“First, we kill all the marketers.”
Wow, *28* sudden new followers in an instant, ALL selling something? Gee, you think I won’t figure out it’s ONE rotten spammer than needs to be up against a wall and, as Groucho Marx said in Duck Soup, “Pop goes the weasel” ?
ADDENDUM: And, predictably, some un-aware spammer script did a “like” on this post as well.
Remember when Rudolph and Hermie wound up on the Island of Misfit Toys but still didn’t belong as they were not toys? And they summed it up as being misfits even amongst misfits? I have that feeling, as I suspect many do, which is what makes the scene so effective – (almost?) everyone can relate, at least in some way. Some years ago $HOUSEMATE and I attended ConVergence in the Twin Cities. They even called themselves the Misfits… and… the results merely convinced us that the key to having fun when living in Minnesota that one must make Step One be: Leave the state. Yeah, misfits even amongst the soi-disant “Misfits.”
Recently I’ve had (yet another) experience like that. I follow a few authors, er, writers. (Writers WRITE, so Authors must merely AUTH.. whatever that is) and they occasionally have promotions and giveaways that are not necessarily directly tied to their own works. Two came up recently, neither of any interest to me. Alright, that’s normal, really. It’s a big world and I am but one creature in it, and not everything is of interest to me. BUT.. these are or were BIG DEALS amongst many (most?) of the READERS of the world. One was a collection of J.R.R. Tolkien works. I do not know if it was “everything” (or everything not in a stodgy professional journal) or just a honking big chunk of his fiction work. I could hardly wait for the contest to end. Not as I had entered, but as it was wearying to get promotional email after promotional email about the darned thing. Whoever won it, I hope they enjoy it. But I knew it was not for me, so abstained. Likewise with Stephen King’s ‘Dark Tower’ stuff. Zero interest. I just want it over so it ceases taking up space in the Unread Messages section. Yeah, I could unsubscribe from various lists (and have, a few times) but there has been some stuff of interest.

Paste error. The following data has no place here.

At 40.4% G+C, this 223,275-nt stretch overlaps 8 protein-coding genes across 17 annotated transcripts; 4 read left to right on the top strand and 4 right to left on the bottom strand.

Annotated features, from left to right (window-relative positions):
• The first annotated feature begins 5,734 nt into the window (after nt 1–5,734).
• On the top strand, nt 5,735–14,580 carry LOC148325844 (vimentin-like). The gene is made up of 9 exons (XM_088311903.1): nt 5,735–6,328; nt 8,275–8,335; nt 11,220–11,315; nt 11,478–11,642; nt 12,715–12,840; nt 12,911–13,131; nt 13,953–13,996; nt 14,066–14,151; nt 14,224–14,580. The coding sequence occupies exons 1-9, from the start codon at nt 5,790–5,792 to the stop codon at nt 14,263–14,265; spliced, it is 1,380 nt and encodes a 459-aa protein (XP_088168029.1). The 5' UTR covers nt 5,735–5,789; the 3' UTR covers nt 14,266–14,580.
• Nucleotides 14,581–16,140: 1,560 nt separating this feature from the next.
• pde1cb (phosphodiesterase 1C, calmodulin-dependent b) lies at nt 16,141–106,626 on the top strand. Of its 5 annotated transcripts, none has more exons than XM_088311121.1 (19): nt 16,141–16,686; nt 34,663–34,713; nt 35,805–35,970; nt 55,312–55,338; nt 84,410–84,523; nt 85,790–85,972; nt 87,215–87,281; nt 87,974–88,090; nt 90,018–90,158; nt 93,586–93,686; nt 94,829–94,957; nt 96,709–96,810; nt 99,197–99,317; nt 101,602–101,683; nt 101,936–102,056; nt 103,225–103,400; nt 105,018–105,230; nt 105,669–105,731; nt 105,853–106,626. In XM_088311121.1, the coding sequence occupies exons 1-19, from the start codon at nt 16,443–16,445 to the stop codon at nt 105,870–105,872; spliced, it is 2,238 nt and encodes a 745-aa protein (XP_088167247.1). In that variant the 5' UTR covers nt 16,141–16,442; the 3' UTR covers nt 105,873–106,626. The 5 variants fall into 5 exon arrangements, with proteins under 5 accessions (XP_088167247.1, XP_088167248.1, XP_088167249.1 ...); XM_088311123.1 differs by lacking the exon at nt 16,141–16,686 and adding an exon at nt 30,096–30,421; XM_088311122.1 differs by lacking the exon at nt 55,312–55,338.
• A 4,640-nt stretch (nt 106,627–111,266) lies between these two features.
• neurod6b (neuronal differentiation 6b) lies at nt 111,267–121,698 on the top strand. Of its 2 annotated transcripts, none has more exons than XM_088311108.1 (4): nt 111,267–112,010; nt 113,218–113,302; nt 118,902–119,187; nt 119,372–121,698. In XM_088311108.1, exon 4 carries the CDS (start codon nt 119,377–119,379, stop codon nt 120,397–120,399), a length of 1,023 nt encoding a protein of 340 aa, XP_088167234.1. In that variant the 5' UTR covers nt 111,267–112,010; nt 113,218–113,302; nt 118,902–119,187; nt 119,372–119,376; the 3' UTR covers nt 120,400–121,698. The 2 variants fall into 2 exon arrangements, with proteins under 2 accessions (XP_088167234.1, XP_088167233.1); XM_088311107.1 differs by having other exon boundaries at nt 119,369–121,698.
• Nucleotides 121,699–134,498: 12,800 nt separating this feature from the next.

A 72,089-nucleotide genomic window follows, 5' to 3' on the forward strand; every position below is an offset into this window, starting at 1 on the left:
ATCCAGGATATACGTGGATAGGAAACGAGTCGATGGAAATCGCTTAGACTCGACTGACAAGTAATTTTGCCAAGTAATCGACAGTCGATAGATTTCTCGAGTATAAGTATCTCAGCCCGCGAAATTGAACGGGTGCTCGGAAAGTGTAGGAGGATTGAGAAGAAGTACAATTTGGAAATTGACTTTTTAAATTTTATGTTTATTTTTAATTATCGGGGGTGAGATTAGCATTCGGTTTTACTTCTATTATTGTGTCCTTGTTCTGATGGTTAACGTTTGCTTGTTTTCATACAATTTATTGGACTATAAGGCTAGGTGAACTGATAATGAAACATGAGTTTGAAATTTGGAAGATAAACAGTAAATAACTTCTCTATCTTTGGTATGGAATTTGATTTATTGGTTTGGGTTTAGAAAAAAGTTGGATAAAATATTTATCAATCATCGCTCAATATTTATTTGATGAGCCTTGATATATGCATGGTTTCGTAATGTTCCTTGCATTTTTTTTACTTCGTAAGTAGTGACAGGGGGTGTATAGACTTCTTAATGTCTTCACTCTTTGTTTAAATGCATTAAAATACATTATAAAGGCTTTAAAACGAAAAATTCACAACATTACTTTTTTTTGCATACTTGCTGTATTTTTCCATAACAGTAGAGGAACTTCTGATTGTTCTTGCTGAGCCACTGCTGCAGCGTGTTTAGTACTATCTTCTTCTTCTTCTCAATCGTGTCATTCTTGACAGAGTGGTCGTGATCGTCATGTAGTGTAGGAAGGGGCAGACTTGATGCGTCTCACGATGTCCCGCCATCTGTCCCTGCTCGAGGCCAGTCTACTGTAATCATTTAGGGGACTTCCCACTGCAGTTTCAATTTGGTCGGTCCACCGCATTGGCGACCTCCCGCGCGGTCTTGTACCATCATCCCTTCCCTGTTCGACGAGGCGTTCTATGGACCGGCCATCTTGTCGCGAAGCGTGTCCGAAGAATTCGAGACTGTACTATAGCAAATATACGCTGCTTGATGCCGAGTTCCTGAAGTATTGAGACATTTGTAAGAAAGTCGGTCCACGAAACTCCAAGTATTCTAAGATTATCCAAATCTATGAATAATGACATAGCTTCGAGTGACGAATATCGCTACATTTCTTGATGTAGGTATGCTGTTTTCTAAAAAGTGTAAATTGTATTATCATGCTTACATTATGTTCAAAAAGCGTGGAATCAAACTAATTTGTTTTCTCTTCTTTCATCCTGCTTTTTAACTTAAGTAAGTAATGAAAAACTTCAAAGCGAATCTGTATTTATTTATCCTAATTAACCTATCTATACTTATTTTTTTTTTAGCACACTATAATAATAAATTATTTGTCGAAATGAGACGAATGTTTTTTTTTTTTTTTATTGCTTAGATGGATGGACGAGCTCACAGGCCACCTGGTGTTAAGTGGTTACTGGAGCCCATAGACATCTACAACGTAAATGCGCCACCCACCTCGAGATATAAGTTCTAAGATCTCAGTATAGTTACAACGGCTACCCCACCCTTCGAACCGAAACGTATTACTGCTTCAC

The Artificial Intelligence revolution will be when individuals have their own AI agents that can properly sort what is spam, what is not spam but still of zero or less interest, what might be of interest, and “You need to see this now.” That day might be close, but it is not here yet. And I do mean personal. It will “live” on one’s own hardware, and Yahoo, or Google, or FaceBook, or the Great Green Arkleseizure doesn’t have a single damned thing to say about it, except perhaps that they just hate having their crap shot down all the time – and that complaint, ultimately, will be the very mark of success!
Doing It Wrong